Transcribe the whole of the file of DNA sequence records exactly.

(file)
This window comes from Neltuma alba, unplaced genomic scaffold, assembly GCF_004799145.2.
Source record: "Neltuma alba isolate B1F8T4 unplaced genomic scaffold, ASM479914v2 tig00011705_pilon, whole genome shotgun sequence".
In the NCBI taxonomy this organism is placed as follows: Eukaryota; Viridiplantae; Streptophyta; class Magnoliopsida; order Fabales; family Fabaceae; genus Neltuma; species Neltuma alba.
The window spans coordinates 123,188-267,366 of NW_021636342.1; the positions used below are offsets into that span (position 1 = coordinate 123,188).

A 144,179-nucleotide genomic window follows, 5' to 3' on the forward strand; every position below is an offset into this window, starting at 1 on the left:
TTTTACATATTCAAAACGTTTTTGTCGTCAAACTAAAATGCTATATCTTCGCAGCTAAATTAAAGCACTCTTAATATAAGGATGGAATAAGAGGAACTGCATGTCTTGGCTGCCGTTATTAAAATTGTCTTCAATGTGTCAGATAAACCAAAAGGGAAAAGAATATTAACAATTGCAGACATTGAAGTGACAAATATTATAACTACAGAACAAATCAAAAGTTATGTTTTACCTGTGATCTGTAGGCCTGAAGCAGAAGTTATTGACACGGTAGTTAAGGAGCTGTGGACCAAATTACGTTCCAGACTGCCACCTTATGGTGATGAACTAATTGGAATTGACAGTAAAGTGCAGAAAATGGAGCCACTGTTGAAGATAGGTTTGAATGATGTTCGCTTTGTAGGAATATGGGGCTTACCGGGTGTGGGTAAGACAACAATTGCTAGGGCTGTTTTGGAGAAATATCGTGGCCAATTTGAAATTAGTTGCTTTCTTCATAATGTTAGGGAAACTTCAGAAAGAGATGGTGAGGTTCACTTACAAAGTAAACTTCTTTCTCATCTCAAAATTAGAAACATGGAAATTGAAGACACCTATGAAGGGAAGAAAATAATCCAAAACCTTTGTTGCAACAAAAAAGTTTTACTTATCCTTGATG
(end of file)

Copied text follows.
This window comes from Neltuma alba, unplaced genomic scaffold, assembly GCF_004799145.2.
Source record: "Neltuma alba isolate B1F8T4 unplaced genomic scaffold, ASM479914v2 tig00011705_pilon, whole genome shotgun sequence".
In the NCBI taxonomy this organism is placed as follows: Eukaryota; Viridiplantae; Streptophyta; class Magnoliopsida; order Fabales; family Fabaceae; genus Neltuma; species Neltuma alba.
The window spans coordinates 123,188-267,366 of NW_021636342.1; the positions used below are offsets into that span (position 1 = coordinate 123,188).

A 144,179-nucleotide genomic window follows, 5' to 3' on the forward strand; every position below is an offset into this window, starting at 1 on the left:
TTTTACATATTCAAAACGTTTTTGTCGTCAAACTAAAATGCTATATCTTCGCAGCTAAATTAAAGCACTCTTAATATAAGGATGGAATAAGAGGAACTGCATGTCTTGGCTGCCGTTATTAAAATTGTCTTCAATGTGTCAGATAAACCAAAAGGGAAAAGAATATTAACAATTGCAGACATTGAAGTGACAAATATTATAACTACAGAACAAATCAAAAGTTATGTTTTACCTGTGATCTGTAGGCCTGAAGCAGAAGTTATTGACACGGTAGTTAAGGAGCTGTGGACCAAATTACGTTCCAGACTGCCACCTTATGGTGATGAACTAATTGGAATTGACAGTAAAGTGCAGAAAATGGAGCCACTGTTGAAGATAGGTTTGAATGATGTTCGCTTTGTAGGAATATGGGGCTTACCGGGTGTGGGTAAGACAACAATTGCTAGGGCTGTTTTGGAGAAATATCGTGGCCAATTTGAAATTAGTTGCTTTCTTCATAATGTTAGGGAAACTTCAGAAAGAGATGGTGAGGTTCACTTACAAAGTAAACTTCTTTCTCATCTCAAAATTAGAAACATGGAAATTGAAGACACCTATGAAGGGAAGAAAATAATCCAAAACCTTTGTTGCAACAAAAAAGTTTTACTTATCCTTGATG